“Hate” is, unfortunately, another case of a girl group’s final release being their best. The build-up in this song is phenomenal, taking the listener in an unexpected direction compared to the beginning. 4Minute is one of a small handful of girl groups that cultivate a strong, fierce image, and they live up to that image beautifully here.
You’ve probably seen one of these women before, even if you don’t listen to any K-pop at all. One of the members, HyunA, is prominently featured in the music video for “Gangnam Style.” There, she has orange hair, but in “Hate,” she’s the one with black pigtails. HyunA has had success both as a soloist and in various groups. She was even briefly a member of Wonder Girls at the beginning of their career!
EXID — Ah Yeah
This video might seem a bit scandalous at first, but watch further, and the images behind censor bars turn out to be totally innocent. This is part of the twofold message of “Ah Yeah.”
On one level, it’s about workplace sexual harassment. The whispering at the beginning, “where do you live? Do you live alone?” is answered by the refrain “ah yeah.” The phrase “ah yeah” here isn’t in English; it’s the transliteration of a Korean phrase used to politely deflect questions you don’t want to answer. “These moments are so typical, it’s making me uncomfortable/ Stop asking me those kinds of things,” read the lyrics.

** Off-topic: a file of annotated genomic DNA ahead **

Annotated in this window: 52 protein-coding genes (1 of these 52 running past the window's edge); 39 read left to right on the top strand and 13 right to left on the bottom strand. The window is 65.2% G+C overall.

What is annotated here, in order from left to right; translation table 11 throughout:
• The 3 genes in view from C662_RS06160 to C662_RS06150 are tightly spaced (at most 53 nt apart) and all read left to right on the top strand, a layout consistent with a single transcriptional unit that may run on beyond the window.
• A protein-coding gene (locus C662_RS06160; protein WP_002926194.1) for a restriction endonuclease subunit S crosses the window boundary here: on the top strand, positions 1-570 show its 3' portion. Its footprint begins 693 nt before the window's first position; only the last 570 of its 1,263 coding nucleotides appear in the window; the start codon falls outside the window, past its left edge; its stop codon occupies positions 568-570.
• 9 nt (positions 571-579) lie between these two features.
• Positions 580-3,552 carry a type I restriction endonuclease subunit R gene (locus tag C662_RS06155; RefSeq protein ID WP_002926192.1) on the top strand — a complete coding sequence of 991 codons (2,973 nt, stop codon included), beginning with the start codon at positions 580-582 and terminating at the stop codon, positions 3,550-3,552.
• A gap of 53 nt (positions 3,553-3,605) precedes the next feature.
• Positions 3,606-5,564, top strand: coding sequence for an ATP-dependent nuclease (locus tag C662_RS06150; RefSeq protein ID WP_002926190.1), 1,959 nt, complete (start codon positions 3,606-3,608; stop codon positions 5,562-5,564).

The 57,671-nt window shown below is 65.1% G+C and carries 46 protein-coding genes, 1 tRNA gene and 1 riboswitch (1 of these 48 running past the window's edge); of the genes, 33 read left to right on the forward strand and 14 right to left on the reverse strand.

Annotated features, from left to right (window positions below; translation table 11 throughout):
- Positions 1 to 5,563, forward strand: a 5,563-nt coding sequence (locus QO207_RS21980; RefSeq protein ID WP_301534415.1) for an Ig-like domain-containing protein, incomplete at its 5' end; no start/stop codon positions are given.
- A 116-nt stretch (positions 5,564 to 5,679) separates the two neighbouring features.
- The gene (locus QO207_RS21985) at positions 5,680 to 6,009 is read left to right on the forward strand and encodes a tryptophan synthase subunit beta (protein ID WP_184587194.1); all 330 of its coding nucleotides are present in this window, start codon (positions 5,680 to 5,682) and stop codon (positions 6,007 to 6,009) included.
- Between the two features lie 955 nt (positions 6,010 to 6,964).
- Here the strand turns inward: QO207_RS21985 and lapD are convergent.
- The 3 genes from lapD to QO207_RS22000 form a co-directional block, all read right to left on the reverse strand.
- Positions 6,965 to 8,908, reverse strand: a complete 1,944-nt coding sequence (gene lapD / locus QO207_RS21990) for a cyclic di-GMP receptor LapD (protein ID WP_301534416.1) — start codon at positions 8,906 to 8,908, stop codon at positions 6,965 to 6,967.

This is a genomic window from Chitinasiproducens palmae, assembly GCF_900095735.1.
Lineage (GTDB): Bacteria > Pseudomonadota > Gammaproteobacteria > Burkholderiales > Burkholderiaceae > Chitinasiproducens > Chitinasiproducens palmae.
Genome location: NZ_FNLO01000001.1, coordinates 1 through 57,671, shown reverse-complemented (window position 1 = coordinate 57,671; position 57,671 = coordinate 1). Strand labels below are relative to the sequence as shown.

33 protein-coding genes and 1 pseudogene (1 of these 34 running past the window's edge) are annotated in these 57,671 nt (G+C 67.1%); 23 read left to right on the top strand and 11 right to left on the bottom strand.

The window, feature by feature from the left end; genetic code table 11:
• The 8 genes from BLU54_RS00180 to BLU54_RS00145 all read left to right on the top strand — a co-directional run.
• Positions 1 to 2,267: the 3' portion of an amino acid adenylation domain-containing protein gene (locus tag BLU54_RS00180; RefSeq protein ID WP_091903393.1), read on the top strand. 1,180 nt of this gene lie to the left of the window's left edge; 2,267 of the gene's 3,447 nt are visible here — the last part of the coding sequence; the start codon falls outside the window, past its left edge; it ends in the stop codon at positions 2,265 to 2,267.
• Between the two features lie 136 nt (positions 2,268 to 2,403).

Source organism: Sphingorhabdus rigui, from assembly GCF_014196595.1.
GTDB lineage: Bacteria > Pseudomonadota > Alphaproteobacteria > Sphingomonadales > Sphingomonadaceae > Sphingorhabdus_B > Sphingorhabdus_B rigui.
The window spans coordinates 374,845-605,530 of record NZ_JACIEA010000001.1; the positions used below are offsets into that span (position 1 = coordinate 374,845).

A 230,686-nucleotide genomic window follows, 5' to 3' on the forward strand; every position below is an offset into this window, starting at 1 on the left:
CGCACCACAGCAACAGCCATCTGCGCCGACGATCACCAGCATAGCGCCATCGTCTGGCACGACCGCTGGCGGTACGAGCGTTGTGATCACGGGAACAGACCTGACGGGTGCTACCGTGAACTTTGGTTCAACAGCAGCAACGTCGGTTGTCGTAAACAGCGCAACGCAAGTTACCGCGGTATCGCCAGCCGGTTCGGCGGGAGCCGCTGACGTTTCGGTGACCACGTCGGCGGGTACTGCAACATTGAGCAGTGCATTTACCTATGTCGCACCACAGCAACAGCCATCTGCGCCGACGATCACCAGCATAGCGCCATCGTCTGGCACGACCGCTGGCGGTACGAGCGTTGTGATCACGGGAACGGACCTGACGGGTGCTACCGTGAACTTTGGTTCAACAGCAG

On another level, it’s about censorship in the media. EXID is a group with an admittedly sexy image, but their choreography has been unfairly censored on Korean television. While it’s not uncommon for male artists to include hip thrusting and ab flashes in their performances, there is a double standard for female artists. EXID uses the music video to argue that censoring too much hurts female artists’ reputations by making out their work to be inherently more obscene than that of their male counterparts. In reality, the “censored” parts of the video turn out to be not so bad after all.
What do you think of this new feature? Should I continue, or would you rather just hear about books? Tell me in the comments!